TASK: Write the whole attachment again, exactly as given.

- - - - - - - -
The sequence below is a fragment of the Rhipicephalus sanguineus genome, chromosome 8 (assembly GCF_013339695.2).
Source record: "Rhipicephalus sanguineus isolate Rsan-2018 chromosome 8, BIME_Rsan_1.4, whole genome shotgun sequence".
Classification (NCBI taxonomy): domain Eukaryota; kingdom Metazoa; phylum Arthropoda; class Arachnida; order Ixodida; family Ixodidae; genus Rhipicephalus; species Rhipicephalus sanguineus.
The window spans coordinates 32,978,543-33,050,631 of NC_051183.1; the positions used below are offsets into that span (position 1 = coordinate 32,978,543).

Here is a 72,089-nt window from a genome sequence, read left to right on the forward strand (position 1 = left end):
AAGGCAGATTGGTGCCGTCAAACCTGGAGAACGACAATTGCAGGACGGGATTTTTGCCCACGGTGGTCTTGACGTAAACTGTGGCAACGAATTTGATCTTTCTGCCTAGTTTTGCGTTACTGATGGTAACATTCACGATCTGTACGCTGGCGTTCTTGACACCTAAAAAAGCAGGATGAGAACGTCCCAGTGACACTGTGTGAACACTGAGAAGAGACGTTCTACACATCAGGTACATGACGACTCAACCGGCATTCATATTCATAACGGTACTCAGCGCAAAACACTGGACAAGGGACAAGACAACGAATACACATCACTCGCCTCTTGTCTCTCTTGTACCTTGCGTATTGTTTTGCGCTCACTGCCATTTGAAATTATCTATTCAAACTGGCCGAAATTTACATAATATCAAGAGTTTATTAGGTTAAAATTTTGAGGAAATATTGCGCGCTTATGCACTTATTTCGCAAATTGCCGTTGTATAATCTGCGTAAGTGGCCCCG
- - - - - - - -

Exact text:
The sequence below is a fragment of the Rhipicephalus sanguineus genome, chromosome 8 (assembly GCF_013339695.2).
Source record: "Rhipicephalus sanguineus isolate Rsan-2018 chromosome 8, BIME_Rsan_1.4, whole genome shotgun sequence".
Classification (NCBI taxonomy): domain Eukaryota; kingdom Metazoa; phylum Arthropoda; class Arachnida; order Ixodida; family Ixodidae; genus Rhipicephalus; species Rhipicephalus sanguineus.
The window spans coordinates 32,978,543-33,050,631 of NC_051183.1; the positions used below are offsets into that span (position 1 = coordinate 32,978,543).

Here is a 72,089-nt window from a genome sequence, read left to right on the forward strand (position 1 = left end):
AAGGCAGATTGGTGCCGTCAAACCTGGAGAACGACAATTGCAGGACGGGATTTTTGCCCACGGTGGTCTTGACGTAAACTGTGGCAACGAATTTGATCTTTCTGCCTAGTTTTGCGTTACTGATGGTAACATTCACGATCTGTACGCTGGCGTTCTTGACACCTAAAAAAGCAGGATGAGAACGTCCCAGTGACACTGTGTGAACACTGAGAAGAGACGTTCTACACATCAGGTACATGACGACTCAACCGGCATTCATATTCATAACGGTACTCAGCGCAAAACACTGGACAAGGGACAAGACAACGAATACACATCACTCGCCTCTTGTCTCTCTTGTACCTTGCGTATTGTTTTGCGCTCACTGCCATTTGAAATTATCTATTCAAACTGGCCGAAATTTACATAATATCAAGAGTTTATTAGGTTAAAATTTTGAGGAAATATTGCGCGCTTATGCACTTATTTCGCAAATTGCCGTTGTATAATCTGCGTAAGTGGCCCCG